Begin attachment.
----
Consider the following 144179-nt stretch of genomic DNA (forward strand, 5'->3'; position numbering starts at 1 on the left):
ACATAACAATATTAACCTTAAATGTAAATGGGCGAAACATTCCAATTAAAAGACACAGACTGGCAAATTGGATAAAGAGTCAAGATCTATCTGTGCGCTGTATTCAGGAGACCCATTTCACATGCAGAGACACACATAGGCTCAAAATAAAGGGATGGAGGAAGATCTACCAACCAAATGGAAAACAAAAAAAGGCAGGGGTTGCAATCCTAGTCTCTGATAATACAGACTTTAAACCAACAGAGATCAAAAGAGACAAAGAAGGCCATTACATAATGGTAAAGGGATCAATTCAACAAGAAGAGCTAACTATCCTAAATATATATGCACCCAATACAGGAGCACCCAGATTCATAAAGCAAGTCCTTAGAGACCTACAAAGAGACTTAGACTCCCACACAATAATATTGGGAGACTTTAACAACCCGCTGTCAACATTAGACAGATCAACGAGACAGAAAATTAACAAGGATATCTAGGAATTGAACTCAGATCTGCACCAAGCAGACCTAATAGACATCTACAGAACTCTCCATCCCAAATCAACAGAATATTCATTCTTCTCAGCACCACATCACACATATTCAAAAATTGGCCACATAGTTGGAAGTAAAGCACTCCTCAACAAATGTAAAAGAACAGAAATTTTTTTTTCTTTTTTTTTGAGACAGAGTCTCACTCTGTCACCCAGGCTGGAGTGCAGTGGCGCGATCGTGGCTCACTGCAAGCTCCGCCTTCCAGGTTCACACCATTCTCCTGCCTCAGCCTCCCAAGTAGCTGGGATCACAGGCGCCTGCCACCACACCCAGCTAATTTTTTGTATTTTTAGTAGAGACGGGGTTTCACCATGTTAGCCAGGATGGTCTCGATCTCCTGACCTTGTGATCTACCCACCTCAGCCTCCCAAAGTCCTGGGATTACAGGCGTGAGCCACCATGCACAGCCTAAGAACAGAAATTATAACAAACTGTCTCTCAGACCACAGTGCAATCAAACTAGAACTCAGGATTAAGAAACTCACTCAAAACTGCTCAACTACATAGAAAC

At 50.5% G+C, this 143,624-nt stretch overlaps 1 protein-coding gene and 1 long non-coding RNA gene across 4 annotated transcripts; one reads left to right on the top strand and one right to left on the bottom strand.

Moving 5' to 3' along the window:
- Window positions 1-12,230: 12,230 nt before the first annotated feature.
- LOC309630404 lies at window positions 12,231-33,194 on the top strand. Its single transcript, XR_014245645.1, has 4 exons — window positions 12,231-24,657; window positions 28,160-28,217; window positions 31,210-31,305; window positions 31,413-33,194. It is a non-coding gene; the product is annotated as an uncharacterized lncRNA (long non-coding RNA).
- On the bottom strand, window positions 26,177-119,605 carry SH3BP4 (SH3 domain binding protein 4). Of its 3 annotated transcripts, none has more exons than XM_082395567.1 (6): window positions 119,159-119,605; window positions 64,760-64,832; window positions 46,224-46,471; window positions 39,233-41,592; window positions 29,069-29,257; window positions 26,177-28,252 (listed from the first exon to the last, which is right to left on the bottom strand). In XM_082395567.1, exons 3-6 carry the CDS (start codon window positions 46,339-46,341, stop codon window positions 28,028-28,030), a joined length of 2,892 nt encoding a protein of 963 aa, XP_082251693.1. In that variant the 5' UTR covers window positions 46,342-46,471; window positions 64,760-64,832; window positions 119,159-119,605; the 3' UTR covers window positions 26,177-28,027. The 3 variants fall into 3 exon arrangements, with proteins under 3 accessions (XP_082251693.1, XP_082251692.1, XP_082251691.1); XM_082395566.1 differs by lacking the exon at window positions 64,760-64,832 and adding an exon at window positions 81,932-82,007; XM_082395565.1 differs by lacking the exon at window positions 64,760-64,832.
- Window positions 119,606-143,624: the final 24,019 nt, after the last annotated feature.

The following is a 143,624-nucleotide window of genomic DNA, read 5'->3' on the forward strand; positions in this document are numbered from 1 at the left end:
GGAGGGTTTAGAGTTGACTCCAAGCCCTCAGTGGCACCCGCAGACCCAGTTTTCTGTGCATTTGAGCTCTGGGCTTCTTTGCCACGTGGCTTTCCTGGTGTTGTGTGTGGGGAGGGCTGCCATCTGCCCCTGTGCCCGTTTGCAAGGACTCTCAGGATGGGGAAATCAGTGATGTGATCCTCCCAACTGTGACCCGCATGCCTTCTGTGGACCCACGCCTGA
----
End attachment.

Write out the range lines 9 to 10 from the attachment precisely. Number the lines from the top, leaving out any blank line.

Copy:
The following is a 143,624-nucleotide window of genomic DNA, read 5'->3' on the forward strand; positions in this document are numbered from 1 at the left end:
GGAGGGTTTAGAGTTGACTCCAAGCCCTCAGTGGCACCCGCAGACCCAGTTTTCTGTGCATTTGAGCTCTGGGCTTCTTTGCCACGTGGCTTTCCTGGTGTTGTGTGTGGGGAGGGCTGCCATCTGCCCCTGTGCCCGTTTGCAAGGACTCTCAGGATGGGGAAATCAGTGATGTGATCCTCCCAACTGTGACCCGCATGCCTTCTGTGGACCCACGCCTGA